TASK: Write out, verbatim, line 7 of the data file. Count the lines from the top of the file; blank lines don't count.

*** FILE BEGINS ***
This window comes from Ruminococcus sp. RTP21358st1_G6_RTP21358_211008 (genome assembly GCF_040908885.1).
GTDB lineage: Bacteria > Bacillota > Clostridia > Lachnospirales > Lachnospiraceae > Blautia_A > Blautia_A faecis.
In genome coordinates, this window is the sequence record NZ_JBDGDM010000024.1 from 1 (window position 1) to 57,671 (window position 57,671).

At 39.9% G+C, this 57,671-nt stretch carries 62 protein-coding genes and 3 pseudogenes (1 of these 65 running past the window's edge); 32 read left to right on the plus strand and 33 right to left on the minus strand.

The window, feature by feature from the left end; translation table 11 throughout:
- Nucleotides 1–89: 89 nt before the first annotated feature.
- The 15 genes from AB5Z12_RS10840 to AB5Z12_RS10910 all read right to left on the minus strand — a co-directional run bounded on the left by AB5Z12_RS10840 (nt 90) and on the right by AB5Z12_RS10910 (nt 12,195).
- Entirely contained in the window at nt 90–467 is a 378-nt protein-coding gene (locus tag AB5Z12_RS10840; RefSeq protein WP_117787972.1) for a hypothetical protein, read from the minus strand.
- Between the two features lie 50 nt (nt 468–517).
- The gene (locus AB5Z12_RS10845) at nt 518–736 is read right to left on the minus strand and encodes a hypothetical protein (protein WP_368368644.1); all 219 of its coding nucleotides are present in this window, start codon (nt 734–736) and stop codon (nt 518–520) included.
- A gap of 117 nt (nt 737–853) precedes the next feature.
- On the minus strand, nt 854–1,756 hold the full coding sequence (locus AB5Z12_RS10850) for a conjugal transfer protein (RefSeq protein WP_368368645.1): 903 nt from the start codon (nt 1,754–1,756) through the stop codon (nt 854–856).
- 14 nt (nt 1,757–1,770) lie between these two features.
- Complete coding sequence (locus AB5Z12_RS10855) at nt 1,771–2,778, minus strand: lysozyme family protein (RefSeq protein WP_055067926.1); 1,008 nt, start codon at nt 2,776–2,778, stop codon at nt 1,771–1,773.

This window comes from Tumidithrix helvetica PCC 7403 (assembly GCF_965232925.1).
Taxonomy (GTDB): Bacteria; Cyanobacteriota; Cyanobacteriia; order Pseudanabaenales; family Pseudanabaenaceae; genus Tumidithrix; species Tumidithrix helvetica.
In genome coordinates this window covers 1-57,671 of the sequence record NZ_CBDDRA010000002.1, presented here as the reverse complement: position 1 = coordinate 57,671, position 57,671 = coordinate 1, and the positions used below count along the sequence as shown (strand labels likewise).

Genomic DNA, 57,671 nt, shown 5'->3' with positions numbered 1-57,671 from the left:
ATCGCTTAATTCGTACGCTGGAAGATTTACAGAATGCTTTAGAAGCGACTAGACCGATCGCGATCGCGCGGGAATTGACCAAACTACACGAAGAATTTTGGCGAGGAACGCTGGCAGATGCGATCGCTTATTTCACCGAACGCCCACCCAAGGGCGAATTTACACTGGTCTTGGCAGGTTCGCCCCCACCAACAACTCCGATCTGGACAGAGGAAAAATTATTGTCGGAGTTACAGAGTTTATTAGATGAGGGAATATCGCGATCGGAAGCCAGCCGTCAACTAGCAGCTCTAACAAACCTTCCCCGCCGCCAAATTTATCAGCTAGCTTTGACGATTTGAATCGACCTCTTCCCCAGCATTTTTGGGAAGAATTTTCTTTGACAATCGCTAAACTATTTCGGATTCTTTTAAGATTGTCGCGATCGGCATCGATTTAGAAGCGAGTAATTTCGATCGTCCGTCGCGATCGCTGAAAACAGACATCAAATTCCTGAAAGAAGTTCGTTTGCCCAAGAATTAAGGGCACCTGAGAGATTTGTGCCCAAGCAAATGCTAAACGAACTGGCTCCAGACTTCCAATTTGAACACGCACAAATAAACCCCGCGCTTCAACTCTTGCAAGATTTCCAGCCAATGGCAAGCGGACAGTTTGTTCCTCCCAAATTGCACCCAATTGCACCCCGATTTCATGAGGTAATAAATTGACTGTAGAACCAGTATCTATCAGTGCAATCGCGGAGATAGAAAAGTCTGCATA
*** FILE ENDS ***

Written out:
- The 15 genes from AB5Z12_RS10840 to AB5Z12_RS10910 all read right to left on the minus strand — a co-directional run bounded on the left by AB5Z12_RS10840 (nt 90) and on the right by AB5Z12_RS10910 (nt 12,195).